The advantages are clear to me:

  • the move to multiple issues is done!
  • management accounting has a niche journal that can compete with AJPT and JATA!
  • North American and ROW management accounting researchers will have their research more visible to each other!
  • higher citation rates and impact factors for Deans (not that I care but many real world people do)!

But the suggestion was immediately dismissed by many observers.  Likely the same ones who claim that management accounting does not have its proper status in the business school, loses out to financial accounting in both research and teaching etc etc etc.  The same set of lame excuses that have held JMAR back for two generations.

Whether it is this idea or another, the topics associated with management accounting need to be researched and understood.  We need to reduce the institutional impediments to exposing that research to the world.

So my challenge to management accountants is this – if you do not like my prescription – come up with your own and push it hard.  After all, 25 years from now do management accounting researchers want to be in the same position, especially in the English speaking countries, that they are in today?????

 

Management accounting – a decent proposal

Last year at the Audit Section MYM now incoming TAR Senior Editor, then just fellow audit prof Mark DeFond, gave an in depth analysis of the effects of AJPT on audit research.

What Mark found was enlightening! After adjusting his numbers to include AOS he reporting a one for one relationship between audit articles in the BIG 6 and articles published in AJPT. So basically AJPT doubled the numbers of arguably top tier or close to top tier articles in the audit research world!!!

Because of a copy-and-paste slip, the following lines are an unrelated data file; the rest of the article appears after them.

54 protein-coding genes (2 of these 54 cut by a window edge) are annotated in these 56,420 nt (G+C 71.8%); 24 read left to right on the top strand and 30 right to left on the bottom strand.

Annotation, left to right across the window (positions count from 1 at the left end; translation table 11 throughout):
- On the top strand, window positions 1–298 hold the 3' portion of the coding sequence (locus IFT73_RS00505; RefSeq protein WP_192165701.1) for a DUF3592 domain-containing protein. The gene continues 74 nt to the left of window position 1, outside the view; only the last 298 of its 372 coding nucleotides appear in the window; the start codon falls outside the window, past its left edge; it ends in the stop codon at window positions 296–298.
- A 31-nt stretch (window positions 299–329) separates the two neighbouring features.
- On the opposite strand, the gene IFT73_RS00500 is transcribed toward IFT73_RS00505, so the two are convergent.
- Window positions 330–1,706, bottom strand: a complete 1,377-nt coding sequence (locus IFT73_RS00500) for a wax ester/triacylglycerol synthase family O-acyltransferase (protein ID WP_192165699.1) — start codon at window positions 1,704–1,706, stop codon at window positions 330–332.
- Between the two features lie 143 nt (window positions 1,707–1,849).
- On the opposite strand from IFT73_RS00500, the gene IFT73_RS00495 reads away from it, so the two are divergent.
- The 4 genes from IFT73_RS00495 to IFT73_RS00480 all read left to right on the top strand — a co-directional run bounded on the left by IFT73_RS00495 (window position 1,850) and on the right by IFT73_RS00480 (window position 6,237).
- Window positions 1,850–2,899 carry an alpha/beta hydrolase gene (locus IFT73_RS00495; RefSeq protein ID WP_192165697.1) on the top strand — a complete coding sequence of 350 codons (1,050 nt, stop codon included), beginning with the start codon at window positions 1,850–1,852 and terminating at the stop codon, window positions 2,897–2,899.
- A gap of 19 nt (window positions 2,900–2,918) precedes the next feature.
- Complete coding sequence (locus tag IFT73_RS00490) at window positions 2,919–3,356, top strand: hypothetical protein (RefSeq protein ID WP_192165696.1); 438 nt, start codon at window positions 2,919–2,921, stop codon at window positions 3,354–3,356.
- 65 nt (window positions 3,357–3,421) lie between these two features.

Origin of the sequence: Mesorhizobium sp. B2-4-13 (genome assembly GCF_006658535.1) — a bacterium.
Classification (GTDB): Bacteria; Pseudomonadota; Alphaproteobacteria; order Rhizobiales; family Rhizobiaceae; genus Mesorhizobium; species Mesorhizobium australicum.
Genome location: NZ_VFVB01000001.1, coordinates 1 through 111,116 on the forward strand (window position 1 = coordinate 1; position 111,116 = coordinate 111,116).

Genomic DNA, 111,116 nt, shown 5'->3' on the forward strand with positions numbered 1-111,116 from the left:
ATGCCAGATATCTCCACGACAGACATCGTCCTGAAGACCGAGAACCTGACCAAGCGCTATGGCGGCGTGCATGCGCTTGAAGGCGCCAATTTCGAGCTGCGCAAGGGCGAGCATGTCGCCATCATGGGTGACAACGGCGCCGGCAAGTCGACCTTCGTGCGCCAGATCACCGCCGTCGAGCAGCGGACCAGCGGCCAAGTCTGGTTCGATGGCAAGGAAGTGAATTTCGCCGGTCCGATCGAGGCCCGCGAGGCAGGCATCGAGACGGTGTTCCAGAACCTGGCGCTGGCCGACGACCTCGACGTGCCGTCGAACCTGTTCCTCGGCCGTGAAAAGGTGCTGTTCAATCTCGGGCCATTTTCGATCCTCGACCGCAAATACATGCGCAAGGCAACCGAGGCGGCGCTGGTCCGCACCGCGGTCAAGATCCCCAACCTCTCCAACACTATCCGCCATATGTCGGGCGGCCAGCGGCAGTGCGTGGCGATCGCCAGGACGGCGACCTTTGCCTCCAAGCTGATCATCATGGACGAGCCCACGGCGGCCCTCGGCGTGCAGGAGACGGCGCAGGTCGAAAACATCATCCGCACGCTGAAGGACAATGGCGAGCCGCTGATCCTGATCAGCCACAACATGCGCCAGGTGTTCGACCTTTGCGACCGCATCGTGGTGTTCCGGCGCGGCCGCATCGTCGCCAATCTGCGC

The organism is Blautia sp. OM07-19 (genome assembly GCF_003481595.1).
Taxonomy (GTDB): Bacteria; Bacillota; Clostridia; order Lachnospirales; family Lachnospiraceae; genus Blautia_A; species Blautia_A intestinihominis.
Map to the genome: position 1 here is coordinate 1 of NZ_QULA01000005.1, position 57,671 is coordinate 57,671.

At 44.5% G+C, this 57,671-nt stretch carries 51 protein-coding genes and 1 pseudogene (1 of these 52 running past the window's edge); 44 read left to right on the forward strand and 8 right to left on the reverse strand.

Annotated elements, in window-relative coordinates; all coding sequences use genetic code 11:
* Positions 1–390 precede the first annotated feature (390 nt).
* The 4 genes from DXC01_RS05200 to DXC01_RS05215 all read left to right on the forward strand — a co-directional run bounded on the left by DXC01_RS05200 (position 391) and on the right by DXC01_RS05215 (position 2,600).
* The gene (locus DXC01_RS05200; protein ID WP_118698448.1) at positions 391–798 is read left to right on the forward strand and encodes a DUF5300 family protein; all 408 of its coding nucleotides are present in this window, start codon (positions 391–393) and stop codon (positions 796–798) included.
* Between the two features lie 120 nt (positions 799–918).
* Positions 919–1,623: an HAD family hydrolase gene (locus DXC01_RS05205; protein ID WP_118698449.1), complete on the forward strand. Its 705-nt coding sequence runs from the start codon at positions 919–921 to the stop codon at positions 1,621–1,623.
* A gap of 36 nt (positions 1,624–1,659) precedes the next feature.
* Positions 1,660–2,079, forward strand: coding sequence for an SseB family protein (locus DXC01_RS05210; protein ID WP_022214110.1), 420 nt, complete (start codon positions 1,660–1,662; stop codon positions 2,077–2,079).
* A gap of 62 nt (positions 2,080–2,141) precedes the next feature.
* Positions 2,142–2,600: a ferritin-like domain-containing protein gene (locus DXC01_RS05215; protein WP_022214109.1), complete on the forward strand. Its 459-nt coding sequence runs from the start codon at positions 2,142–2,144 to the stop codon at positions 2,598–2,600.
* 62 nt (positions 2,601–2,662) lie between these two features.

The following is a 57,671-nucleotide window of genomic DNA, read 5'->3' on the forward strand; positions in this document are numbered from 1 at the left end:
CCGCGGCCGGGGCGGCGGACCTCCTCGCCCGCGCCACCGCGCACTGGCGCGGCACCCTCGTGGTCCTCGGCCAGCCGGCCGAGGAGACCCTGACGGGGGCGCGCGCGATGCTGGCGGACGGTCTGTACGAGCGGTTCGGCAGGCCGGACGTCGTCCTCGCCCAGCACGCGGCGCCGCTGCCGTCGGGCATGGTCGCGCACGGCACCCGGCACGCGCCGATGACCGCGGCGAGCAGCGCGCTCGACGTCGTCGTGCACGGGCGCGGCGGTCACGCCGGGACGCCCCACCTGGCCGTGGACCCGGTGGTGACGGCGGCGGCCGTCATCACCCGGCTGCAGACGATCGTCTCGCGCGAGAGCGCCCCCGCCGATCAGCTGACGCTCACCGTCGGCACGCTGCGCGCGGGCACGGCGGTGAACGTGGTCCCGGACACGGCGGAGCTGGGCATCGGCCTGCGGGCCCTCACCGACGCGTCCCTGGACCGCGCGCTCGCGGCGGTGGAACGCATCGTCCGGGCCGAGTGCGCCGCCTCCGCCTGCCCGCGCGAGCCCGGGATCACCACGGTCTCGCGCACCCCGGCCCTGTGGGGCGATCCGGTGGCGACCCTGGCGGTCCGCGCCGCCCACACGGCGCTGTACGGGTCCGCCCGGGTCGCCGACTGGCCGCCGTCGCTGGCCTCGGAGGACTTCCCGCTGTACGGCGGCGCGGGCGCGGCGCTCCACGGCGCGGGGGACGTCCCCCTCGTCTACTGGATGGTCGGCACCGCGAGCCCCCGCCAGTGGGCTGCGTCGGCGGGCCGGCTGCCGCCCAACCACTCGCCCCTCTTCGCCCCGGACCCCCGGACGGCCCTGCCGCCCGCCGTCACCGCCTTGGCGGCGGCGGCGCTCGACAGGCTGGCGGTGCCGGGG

I knew JATA had a similar effect in tax research so I thought I would see if JMAR, on its 25th Anniversary, had the same impact on management accounting research. The news was not good – comparing 1990-93 to 2010-13 the ratio of BIG6 to JMAR articles actually got worse! There were over two articles published (2.8) in the BIG 6 on management accounting for every JMAR article. An increase in almost 75% since 1990-93.

Clearly compared to AJPT in audit and JATA in tax JMAR, 25 years into its life, is not creating the top tier or nearly top tier outlet that impacts on management accounting research that it was hoped for. My belief is that management accounting and management accounting academics are suffering from this lack of a clear top tier niche journal.

On Monday my proposal about what to do about it!!!!